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namaste

travel hiatus.  my favorite kind.

we’re in nepal and india for the next four months, volunteering for VCD Nepal, Pencils of Promise, shooting a lot, playing a lot, and testing out olfactory fatigue.

india has gotten more expensive, but really, the dollar is just not what it used to be.  not even since last spring.  good thing we’re in nepal now, where spending twelve dollars tonight seemed like an extravaganza.  great meals for a dollar or two.  hotels for less than ten a night.  had some delicious masala tea at the kathmandu guest house.  saw a breathtaking view of the himalayas on the flight in (travel tip#1: sit on the left side of the plane flying eastward, right westward).

i’m looking forward to hanging out in the mountains, rolling around a bit in greens and blues, shooting what makes me happiest, being encompassed by a new culture, and potentially learning to not gag while eating lentils every meal.

more to come.

updates here and from two points of view at sojourner cafe.

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1%

I am blessed. I have lived on a ship, a sailboat, in a flat in London, with a family in Spain, in one of the world’s greatest cities. I’ve had amazing roommates, have wonderful friends, an incredible family. I have seen the wonders of Angkor Wat, the Great Wall of China, Stonehenge. I’ve camped in the Galapagos, Antarctica, Acadia. I’ve found peace in the villages of Totsukawa and Koyasan, Japan, at the Farm in the Poconos, Conquest Road in Delaware. I have played in the ocean with sea lions, minke whales, reef sharks, sea turtles. I’ve para-sailed in the Bahamas, flown on puddle jumpers in Belize, and zipped through canopies in Costa Rica. I’ve surfed in Puerto Rico, kayaked in Panama, rowed in the Mekong Delta, taken boat taxis in Honduras, a ferry to Uruguay. I’ve experienced the trains in India. I’ve seen tea plantations, coffee farming, cranberry harvesting. I’ve jumped off cliffs in Hawaii, swam in caves in Mexico, hiked through the jungles of Malaysia. I’ve gotten lost in Morocco. I listened to Castro speak in Cuba. I’ve met Archbishop Desmond Tutu, have followed the Dalai Lama, have been hugged by Amma. I helped build a house in South Africa. I’ve spent time with those less fortunate throughout the world. I get to shoot for amazing nonprofits.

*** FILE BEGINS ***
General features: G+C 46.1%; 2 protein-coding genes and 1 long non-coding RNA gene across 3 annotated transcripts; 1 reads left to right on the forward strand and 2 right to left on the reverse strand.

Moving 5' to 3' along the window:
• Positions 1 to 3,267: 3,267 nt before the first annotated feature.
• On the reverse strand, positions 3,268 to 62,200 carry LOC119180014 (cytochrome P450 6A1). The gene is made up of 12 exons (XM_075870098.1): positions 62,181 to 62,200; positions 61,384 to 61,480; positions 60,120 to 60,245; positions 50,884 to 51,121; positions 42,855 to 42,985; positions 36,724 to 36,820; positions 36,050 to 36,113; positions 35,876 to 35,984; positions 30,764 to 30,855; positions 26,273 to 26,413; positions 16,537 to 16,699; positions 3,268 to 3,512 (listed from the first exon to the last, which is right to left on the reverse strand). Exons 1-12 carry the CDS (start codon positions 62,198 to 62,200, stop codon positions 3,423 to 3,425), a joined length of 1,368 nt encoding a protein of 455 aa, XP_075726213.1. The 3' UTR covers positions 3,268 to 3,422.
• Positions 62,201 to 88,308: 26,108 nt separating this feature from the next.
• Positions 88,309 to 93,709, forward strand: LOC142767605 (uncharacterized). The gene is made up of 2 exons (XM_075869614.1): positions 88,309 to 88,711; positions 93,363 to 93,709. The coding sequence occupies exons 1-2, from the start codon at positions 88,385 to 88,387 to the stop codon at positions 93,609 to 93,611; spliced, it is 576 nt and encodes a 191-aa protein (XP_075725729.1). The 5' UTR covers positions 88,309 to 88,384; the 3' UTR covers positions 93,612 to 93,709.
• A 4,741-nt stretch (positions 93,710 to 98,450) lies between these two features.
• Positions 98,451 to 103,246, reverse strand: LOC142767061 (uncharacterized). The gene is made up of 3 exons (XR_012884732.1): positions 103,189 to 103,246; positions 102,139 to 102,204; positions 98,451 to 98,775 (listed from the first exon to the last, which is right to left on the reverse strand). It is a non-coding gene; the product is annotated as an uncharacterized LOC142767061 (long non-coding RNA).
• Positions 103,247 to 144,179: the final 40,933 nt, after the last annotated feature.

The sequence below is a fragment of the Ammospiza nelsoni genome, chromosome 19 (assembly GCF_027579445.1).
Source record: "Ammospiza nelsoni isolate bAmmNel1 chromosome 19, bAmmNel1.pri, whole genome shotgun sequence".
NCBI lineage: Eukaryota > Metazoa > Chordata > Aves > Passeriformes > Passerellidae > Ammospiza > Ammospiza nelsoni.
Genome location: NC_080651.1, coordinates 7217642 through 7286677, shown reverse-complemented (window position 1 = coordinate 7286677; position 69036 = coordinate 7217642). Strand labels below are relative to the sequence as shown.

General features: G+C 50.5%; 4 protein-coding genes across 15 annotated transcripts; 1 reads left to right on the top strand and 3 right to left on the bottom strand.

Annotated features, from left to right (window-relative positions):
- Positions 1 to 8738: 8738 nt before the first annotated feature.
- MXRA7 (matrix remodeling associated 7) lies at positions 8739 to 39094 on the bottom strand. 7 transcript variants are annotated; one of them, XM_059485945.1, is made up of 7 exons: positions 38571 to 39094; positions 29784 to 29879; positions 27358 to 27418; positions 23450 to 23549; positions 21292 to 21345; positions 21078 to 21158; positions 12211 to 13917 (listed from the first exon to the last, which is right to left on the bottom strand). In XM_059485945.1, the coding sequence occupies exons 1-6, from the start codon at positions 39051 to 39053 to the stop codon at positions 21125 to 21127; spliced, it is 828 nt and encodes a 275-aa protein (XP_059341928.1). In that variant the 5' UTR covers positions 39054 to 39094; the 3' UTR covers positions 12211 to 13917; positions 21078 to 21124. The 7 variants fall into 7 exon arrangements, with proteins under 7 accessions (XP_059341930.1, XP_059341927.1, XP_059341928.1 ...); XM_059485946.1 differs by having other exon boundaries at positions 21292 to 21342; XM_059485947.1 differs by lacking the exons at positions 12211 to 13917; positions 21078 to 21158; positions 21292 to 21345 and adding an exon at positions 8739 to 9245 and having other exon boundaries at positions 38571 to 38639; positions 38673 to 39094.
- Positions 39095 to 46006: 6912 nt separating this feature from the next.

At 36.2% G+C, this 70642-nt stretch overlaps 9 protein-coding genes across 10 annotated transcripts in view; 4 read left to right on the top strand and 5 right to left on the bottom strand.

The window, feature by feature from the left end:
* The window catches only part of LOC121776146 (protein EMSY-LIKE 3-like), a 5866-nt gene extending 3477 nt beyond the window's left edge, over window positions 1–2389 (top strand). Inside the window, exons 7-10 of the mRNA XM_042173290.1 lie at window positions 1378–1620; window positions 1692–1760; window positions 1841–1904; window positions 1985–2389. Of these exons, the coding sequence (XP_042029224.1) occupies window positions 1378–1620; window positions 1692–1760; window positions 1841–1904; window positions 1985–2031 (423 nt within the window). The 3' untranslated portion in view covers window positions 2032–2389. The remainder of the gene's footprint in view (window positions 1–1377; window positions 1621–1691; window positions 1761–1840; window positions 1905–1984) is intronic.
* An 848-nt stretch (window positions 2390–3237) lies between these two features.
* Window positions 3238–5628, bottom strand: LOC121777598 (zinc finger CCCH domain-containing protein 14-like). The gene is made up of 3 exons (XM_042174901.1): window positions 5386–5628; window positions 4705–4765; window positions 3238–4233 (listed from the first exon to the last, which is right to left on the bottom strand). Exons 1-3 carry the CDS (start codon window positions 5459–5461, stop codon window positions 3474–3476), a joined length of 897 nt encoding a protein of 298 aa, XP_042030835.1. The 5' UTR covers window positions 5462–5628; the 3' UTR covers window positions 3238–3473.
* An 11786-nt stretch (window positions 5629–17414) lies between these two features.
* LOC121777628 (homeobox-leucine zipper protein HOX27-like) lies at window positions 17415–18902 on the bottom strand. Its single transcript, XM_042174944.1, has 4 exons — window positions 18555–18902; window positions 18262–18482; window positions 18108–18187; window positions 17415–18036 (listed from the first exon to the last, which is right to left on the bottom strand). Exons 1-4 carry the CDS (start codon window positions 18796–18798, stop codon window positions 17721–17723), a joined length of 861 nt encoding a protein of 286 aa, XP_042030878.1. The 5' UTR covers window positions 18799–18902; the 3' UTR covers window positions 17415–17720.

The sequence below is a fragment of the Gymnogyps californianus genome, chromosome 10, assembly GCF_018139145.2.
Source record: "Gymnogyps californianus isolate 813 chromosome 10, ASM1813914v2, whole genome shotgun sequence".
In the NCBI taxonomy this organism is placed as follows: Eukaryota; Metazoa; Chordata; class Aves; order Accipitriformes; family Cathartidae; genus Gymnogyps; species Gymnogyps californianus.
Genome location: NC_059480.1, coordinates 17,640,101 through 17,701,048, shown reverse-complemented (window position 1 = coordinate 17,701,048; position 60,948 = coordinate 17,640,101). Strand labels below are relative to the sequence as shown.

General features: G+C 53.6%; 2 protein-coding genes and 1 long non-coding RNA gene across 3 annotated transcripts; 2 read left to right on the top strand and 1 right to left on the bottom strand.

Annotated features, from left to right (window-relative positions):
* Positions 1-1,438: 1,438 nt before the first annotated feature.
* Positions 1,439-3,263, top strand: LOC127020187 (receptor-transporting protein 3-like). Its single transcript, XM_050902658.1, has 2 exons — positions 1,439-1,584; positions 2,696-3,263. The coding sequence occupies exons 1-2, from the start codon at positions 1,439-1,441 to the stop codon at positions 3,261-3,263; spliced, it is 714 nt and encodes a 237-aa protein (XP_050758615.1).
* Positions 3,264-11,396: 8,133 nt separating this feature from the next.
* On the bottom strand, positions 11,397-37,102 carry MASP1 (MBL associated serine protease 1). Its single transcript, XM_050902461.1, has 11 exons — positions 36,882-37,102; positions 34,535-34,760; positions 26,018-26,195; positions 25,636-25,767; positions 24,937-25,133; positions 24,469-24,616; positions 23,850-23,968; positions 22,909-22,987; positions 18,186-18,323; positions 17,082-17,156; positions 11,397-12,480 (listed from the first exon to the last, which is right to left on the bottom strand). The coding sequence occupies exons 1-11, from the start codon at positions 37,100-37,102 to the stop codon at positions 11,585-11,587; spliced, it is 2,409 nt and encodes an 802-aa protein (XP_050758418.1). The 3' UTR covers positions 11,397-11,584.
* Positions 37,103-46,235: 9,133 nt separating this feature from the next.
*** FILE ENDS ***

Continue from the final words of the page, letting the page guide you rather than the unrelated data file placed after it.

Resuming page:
My life is full of goodness, and I am so grateful.

I don’t think you have to change your whole life to lead a full one. I think you have to let go of the idea that things bring you happiness. I’m human. I have a weak spot for earrings and tapestries. I like things. I just don’t have a lot of them. I save my money for charities, for trips, for things I get to take with me. I dream of having a round home, a hut, a tree house. In the meantime, I get to see the world, share it, live it, and be absolutely in love with it.

Spend a weekend staying home with a bottle of wine, some board games, a movie. Make your own breakfast, lunch, dinner. Borrow books from the library, from friends. Take a walk in the woods, swim in the creek, play in the park. There are so many ways to save your money for undertakings more worthwhile than the local pub on Friday nights. Than expensive dinner dates. Than chai lattes. I think it’s okay to pay true value. I think my food should be local, should be grown with love, should be free to roam, and I pay for that. I think every living being should have basic animal and human rights. I always try to be aware of what effect I am having on Mother Earth. I don’t know when exactly humans decided food should be cheap and year round. I don’t know exactly how we were convinced that big business works for the people. I don’t know why humans are inherently selfish. I just know that each person can do their part in leading better lives for the world and themselves, filled with more joy, more art, more music, more appreciation. More quality. Less fast food, less waste, less stuff. What’s in your closet?

Spend a week in Central America, a long weekend on an island, a night camping in the woods. Volunteer at your local school. Get involved in life. It doesn’t cost as much as you think. You’ll see there’s so more out there that you can take advantage of. And you will join the 1% with that privilege.